We would also visit the town where my mother had been a slave labourer at a satellite camp of Buchenwald, making munitions for the Germans who had murdered her parents, little brother and almost everyone else she knew. And we would see the spot where she had been liberated by the U.S. Army. There is a little park there and a plaque. The itinerary was set.
When I first read that COVID-19 had become a problem in Germany, I figured, no sweat. Must be Berlin. Maybe Frankfurt. Munich? But a bit of Googling revealed that nearly all of the cases in Germany were in the state of North Rhine-Westphalia.
It was a place I doubt I would have heard of had it not been where my mother was liberated. Where my father survived the Holocaust hiding in plain sight. Where my sisters and I are booked to travel this month.
I’m relatively young, in good health and determined to see this through; I plan to write about it. But my sisters are 10 and 17 years older than me and my oldest sister has a compromised immune system. My middle sister, God love her, has a tendency to worry.
Last week, I forwarded some good news to my middle sister: the outbreak is centred in Heinsberg, nowhere near anywhere we are going. But she responded with a hot-off-the-presses news article. The number of cases in Germany had tripled in 48 hours; 324 of them were in North Rhine-Westphalia. That was Friday, six days before my departure.
The news had us in knots. This was not like cancelling a trip to Disneyland, or even a European adventure. This was perhaps the most meaningful trip we would ever take. The farmer who remembers my father is 87 and in delicate health. My sisters and I aren’t getting younger either.
By Monday, the number of cases in Germany had risen to more than 1,100. Two deaths were reported, both in North Rhine-Westphalia. My middle sister, the one I was to share a room with for that unforgettable week in Germany, sent me a text message: she had decided not to come along. “I feel horrible about it, but the entire world seems to be suffering from the turmoil right now and it is just escalating.” On Tuesday, my oldest sister pulled out. “I’m heartbroken,” she told me over the phone.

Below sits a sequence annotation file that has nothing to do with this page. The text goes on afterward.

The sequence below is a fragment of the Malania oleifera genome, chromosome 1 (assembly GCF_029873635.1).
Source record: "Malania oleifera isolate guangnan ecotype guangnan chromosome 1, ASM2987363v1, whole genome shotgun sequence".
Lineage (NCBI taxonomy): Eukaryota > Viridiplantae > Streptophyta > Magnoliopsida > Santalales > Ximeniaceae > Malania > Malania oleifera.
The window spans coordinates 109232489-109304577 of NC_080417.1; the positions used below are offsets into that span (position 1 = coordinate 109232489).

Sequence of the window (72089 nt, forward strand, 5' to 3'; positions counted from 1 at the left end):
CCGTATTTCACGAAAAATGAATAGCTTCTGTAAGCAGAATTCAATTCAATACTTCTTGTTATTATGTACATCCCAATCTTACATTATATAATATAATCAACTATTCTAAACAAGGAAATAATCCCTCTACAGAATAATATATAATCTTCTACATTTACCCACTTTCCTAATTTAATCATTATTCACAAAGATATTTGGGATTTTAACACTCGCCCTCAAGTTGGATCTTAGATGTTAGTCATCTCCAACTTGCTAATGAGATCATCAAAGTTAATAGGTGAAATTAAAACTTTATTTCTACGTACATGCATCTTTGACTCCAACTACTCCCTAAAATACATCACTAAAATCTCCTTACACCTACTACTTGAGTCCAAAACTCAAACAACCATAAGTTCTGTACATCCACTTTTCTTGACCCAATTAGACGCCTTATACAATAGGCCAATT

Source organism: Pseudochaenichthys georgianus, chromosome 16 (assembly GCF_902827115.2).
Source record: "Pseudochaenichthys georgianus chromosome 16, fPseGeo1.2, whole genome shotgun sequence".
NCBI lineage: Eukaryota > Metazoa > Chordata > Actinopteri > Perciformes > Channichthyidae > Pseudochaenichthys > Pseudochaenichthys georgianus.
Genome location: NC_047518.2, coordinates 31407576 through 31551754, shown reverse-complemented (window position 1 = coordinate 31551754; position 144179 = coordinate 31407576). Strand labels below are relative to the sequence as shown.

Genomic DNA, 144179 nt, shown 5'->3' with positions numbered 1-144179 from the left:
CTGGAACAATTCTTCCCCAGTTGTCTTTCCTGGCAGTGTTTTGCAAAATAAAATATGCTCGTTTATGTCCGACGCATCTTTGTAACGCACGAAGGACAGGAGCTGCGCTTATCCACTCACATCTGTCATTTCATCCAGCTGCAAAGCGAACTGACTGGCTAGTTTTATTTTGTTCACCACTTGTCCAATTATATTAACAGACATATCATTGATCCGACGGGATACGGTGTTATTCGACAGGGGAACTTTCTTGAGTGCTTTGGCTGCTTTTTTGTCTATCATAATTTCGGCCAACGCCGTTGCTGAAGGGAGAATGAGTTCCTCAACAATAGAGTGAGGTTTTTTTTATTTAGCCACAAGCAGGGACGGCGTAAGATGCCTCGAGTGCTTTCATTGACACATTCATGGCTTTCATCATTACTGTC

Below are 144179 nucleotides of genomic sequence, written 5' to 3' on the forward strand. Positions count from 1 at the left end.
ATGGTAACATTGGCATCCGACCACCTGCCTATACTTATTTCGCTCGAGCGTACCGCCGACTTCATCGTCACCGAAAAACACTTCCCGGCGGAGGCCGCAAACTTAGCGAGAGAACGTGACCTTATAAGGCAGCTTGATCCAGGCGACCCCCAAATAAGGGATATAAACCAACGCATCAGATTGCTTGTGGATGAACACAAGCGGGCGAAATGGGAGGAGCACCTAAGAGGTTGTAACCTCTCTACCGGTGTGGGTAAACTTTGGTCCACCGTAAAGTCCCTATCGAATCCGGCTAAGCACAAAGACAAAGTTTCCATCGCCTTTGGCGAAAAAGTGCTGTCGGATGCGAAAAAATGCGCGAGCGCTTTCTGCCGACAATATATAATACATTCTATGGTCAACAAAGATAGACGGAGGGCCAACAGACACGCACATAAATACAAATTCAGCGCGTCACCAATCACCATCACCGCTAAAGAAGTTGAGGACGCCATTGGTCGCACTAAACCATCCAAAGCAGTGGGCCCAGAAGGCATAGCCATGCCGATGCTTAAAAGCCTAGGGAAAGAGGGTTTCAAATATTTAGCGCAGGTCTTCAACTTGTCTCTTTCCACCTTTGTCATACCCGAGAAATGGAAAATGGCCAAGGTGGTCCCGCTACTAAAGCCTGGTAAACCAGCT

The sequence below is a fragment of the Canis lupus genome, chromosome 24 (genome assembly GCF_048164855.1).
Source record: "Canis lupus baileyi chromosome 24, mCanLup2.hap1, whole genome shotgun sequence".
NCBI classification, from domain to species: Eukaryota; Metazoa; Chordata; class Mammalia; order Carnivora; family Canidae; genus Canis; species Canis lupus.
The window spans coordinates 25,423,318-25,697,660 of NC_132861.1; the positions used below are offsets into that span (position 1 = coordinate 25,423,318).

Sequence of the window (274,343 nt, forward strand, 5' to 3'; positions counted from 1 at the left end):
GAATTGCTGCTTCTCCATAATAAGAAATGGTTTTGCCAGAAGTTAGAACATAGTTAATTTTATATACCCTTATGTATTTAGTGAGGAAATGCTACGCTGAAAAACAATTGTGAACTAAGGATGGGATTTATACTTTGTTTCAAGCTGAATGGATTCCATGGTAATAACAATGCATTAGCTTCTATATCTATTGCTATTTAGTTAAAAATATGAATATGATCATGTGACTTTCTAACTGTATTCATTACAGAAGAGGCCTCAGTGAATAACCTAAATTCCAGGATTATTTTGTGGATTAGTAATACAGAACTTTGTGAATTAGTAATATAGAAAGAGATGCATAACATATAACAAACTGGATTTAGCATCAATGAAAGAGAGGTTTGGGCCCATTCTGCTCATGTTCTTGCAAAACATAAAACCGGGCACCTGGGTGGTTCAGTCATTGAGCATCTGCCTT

I decided to go on my own; to Skype them from the farm where my father’s life was preserved, from the church where he prayed.
The night before my departure, Donald Trump imposed the European travel ban, and I had to face the possibility not just of getting sick – but of getting stuck. I have an 11-year-old boy. It would be irresponsible of me as a mother to go. I owe a debt to the memory of my parents. But I owe much more to my son, Jacob Lederman.
I picture all of us talking about this at family occasions to come: the soaring joys of the unlikely discoveries; the absolute devastation at having to change our trip-of-a-lifetime plans. We’ll retell the story to ourselves and to our children and to our children’s children. I don’t know how the story will end – with another trip, I hope. But I imagine this chapter becoming less awful in the retelling, a little lighter, even funnier. It will become, perhaps, a new piece of family lore.